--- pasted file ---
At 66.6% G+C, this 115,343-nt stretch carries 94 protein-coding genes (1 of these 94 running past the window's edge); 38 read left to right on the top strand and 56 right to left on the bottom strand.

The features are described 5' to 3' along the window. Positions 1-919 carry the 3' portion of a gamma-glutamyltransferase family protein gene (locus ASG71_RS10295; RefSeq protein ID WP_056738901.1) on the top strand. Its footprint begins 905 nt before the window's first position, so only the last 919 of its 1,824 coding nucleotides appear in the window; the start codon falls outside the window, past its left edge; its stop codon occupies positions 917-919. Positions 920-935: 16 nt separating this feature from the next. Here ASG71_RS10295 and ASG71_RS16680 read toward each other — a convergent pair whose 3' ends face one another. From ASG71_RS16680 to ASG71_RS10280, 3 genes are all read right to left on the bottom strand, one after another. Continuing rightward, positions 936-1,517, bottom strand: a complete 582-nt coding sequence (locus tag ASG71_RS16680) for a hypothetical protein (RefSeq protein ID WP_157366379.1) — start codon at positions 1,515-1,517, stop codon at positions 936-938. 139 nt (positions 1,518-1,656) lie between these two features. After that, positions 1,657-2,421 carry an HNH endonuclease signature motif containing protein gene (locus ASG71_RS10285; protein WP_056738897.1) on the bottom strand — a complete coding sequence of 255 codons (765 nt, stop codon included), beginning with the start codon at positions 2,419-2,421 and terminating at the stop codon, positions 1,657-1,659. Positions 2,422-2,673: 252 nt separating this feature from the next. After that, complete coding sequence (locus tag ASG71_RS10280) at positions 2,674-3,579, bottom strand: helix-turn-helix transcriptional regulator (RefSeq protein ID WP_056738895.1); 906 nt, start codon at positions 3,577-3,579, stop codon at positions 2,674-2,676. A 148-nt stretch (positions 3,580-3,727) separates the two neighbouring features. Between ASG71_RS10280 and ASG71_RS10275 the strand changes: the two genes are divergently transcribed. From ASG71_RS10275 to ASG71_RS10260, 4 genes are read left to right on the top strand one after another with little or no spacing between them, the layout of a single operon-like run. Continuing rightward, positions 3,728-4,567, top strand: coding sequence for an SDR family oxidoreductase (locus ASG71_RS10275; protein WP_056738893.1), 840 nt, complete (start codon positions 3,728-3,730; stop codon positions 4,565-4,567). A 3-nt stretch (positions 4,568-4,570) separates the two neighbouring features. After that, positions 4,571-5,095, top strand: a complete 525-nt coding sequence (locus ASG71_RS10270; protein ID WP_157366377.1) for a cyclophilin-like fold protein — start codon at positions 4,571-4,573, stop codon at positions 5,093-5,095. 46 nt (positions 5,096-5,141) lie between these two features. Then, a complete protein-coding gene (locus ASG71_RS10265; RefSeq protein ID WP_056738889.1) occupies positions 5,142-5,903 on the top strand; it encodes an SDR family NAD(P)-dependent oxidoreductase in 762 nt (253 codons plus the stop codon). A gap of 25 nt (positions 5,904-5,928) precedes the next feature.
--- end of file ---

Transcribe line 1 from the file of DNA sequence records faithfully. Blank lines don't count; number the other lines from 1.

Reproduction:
At 66.6% G+C, this 115,343-nt stretch carries 94 protein-coding genes (1 of these 94 running past the window's edge); 38 read left to right on the top strand and 56 right to left on the bottom strand.